And let me tell you, we had fresh avocado on everything. Omelettes were topped with it. Salads featured it. Even Subway, which in some Indiana locations offers an avocado spread as a sandwich topping, in southern California had fresh, whole avocado on hand to slice individually for your order. I definitely enjoyed that!

Up next: La Jolla, which boasts some of the most expensive real estate in the country.

Wednesday, June 13, 2012

Shopping in SoCal

It's probably hard to go to California and not do any shopping. I took full advantage of the stores available to me while I was there. (My eyes and feet got a better workout than my wallet, thankfully.) Shopping in southern California offered some different experiences than I'm used to in central Indiana.

The second hotel on my trip was another "nice" one: the Island Hotel at Fashion Island in Newport Beach. Sadly, there was no champagne waiting to greet us when we arrived, but there was always a staff member on hand at the door to open it for us.
The Island Hotel was a 10-minute walk from a large mall, Fashion Island. The proximity was fantastic, because I ended up with an extra day in limbo between work meetings and vacation, and I was able to spend part of the day at the mall, without need for a vehicle. Anchor stores included Macy's, Nordstrom, Bloomingdale's and Neiman Marcus. Walkways and entries to each store were outdoors, which is one area that differed from many shopping malls in Indiana. In the last ten years, we've actually seen new and renovated malls move toward this outdoor model, but the weather in Newport Beach is definitely more pleasant for outdoor walking year-round.

If I were to pick one scent that best memorialized my trip, it would be that of the plentiful Night-Blooming Jasmine. It was a favorite of landscapers all over Newport Beach and San Diego. Its small, white flowers give off a wonderful perfume each evening, so walks to and from the mall, and dinners on landscaped restaurant patios, were accented by this beautiful scent. I intended to find a candle or lotion in this scent to bring home with me, but didn't find one that hit the mark. I'll have to keep searching from home. 

I could get used to malls that came with views like this!

I'm fully willing to attribute it more to the specific areas I was in, but I did notice that national retail chains were much more easy to find than locally owned, artisan shops and boutiques in California. When vacation officially started, we spent a day in La Jolla, and even the main shopping district there catered much more to recognizable retail labels. I missed that personal touch, and it was especially noticeable if you mentally compared it to Asheville, NC or Saugatuck, MI.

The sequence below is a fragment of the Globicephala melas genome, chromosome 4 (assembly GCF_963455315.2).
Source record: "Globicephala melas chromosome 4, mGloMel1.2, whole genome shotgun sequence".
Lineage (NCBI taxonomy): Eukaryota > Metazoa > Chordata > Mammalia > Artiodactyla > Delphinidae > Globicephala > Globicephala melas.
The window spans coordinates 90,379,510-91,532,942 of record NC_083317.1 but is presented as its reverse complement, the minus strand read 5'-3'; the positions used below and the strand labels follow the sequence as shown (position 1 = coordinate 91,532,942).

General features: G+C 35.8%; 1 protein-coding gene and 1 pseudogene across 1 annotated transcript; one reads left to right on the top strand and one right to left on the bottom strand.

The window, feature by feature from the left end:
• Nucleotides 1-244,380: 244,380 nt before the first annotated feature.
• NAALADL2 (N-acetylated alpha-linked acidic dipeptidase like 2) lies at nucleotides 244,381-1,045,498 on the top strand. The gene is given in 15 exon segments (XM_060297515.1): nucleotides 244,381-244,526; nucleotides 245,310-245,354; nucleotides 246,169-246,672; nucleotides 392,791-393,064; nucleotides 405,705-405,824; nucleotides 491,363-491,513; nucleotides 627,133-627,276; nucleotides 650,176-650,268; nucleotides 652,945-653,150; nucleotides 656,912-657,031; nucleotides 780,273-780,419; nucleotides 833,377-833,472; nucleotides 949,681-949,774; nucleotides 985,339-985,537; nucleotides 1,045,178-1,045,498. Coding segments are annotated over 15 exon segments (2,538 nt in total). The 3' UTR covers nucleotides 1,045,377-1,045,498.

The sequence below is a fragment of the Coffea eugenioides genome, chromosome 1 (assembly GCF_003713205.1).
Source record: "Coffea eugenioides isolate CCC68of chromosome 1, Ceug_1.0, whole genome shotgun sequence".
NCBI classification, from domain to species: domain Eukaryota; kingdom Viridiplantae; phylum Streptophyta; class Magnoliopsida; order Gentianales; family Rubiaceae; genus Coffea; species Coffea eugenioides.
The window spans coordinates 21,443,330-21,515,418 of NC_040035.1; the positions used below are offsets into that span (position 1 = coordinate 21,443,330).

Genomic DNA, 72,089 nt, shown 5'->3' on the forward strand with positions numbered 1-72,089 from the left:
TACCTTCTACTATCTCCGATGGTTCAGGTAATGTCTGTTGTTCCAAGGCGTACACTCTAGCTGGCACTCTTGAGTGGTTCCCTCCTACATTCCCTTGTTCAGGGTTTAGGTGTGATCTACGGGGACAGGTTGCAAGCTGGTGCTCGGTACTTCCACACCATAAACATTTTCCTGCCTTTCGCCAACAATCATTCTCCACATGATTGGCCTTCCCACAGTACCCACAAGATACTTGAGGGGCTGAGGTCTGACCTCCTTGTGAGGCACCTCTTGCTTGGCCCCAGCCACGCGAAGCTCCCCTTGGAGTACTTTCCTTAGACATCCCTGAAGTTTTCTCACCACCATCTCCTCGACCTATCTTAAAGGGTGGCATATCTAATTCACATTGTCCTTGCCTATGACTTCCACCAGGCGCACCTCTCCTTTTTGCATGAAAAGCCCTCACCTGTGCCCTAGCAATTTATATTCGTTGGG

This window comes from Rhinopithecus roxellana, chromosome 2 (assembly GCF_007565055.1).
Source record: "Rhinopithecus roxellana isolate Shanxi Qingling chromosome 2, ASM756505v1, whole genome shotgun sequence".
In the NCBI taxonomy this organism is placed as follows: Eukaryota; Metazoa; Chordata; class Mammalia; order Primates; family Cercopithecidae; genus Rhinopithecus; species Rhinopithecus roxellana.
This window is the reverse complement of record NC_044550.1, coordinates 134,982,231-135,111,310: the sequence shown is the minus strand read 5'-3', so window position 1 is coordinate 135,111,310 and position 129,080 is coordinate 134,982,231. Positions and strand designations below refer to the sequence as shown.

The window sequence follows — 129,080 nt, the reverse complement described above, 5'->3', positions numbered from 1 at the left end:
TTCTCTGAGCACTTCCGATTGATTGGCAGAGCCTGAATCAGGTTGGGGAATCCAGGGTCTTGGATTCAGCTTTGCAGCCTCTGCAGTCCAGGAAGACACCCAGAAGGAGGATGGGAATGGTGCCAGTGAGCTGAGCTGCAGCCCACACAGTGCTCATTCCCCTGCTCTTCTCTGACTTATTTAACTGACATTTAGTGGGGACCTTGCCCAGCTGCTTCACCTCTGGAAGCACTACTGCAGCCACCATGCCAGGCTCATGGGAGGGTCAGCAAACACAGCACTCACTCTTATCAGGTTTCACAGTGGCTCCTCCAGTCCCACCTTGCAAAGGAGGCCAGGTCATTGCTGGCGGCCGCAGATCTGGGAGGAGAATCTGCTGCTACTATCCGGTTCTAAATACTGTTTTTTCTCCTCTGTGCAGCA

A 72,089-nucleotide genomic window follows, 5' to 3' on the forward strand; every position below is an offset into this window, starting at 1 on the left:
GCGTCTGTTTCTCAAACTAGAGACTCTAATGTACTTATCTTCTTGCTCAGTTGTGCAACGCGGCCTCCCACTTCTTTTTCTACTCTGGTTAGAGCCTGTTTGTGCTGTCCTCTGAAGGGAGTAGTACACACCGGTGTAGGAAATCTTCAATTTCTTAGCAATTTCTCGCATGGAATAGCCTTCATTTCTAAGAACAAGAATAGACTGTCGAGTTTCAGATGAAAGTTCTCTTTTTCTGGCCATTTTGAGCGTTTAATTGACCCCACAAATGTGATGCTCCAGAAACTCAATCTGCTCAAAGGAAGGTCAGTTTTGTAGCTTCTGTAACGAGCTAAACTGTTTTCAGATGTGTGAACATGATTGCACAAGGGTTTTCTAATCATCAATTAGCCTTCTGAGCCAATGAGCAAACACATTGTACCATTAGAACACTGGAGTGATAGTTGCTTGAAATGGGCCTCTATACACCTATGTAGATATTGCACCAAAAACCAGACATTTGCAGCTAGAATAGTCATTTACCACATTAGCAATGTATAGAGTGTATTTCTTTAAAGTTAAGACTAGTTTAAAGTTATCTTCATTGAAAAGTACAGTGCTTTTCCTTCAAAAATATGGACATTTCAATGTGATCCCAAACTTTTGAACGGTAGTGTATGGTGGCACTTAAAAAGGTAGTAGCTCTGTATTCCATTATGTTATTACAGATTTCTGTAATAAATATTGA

One of my favorite aspects of shopping in southern California was this: dogs were everywhere! Man's best friend was the shopper's best friend, and they were welcome inside all stores I saw. Many stores even had water bowls out on the sidewalk or inside the front door for these four-legged friends. Perhaps this openness has to do with the more outdoor-living culture. The terrier in the photo below wouldn't be seen inside a Banana Republic in Indianapolis unless he was wearing a service-dog vest.
The dog-lover in me really enjoyed seeing all these little friends out on the town. It did make me miss Buster, though!

Saturday, June 9, 2012

Summer travels: California

You probably have a travel wish-list: a list of places you want to visit and see for the first time—or maybe a second or fifth time. Mine includes lots of European and Mediterranean destinations, but it also includes dozens of places within North America. (Not the least of which is a goal to visit all 50 states.) California has always held a spot near the top of that must-see list. The stars aligned for me this year, and I got the opportunity to travel to southern California for a business trip, which I extended by a few days and turned into a vacation. I'll share my adventures with you over the next few weeks!